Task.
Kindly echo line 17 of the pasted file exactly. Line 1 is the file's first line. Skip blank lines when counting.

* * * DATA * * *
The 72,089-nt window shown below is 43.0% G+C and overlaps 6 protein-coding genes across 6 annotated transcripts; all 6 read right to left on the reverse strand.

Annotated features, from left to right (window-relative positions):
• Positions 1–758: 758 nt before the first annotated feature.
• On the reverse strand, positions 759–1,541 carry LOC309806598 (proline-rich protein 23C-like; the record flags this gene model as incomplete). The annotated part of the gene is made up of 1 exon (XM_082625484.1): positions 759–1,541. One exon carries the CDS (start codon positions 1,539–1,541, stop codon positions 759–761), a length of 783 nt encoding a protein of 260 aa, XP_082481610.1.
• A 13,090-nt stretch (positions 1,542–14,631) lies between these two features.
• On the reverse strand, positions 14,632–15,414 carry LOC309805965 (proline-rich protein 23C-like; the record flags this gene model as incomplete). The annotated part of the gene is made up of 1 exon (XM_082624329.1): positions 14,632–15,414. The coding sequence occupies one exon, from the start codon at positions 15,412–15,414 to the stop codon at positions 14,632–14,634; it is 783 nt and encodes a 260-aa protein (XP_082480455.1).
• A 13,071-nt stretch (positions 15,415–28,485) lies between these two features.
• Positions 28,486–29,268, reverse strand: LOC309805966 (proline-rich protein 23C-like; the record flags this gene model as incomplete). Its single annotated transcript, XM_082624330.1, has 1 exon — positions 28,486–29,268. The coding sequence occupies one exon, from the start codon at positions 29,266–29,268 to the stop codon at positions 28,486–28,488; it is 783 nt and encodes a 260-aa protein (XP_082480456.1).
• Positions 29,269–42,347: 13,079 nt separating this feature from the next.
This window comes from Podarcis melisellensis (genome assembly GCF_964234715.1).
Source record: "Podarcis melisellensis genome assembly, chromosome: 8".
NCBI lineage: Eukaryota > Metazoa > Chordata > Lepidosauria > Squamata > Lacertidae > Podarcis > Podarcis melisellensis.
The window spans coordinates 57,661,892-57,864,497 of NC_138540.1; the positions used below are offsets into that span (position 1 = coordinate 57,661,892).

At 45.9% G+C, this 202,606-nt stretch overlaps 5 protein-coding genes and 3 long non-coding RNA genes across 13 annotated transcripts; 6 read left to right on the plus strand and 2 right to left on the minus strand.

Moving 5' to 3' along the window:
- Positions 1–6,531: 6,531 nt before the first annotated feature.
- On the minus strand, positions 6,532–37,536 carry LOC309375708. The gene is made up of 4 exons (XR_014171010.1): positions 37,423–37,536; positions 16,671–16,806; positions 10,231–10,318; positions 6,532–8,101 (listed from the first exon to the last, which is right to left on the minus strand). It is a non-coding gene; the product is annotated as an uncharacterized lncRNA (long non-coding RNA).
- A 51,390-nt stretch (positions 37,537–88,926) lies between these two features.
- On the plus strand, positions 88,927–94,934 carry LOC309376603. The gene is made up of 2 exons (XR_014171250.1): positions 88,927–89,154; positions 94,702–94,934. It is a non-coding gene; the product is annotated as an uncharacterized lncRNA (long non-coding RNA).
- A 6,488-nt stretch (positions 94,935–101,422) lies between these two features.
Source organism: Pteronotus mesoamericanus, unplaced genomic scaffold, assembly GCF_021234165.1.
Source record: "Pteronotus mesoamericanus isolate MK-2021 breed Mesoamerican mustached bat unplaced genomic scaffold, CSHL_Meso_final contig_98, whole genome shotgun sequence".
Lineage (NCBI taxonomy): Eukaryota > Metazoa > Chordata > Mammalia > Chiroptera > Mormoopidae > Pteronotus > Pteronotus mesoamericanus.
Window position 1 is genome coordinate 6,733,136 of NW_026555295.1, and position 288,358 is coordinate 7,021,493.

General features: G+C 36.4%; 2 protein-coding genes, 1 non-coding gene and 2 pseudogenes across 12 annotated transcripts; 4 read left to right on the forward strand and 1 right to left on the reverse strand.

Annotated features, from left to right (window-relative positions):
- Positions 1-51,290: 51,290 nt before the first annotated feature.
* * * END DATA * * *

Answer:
- On the minus strand, positions 6,532–37,536 carry LOC309375708. The gene is made up of 4 exons (XR_014171010.1): positions 37,423–37,536; positions 16,671–16,806; positions 10,231–10,318; positions 6,532–8,101 (listed from the first exon to the last, which is right to left on the minus strand). It is a non-coding gene; the product is annotated as an uncharacterized lncRNA (long non-coding RNA).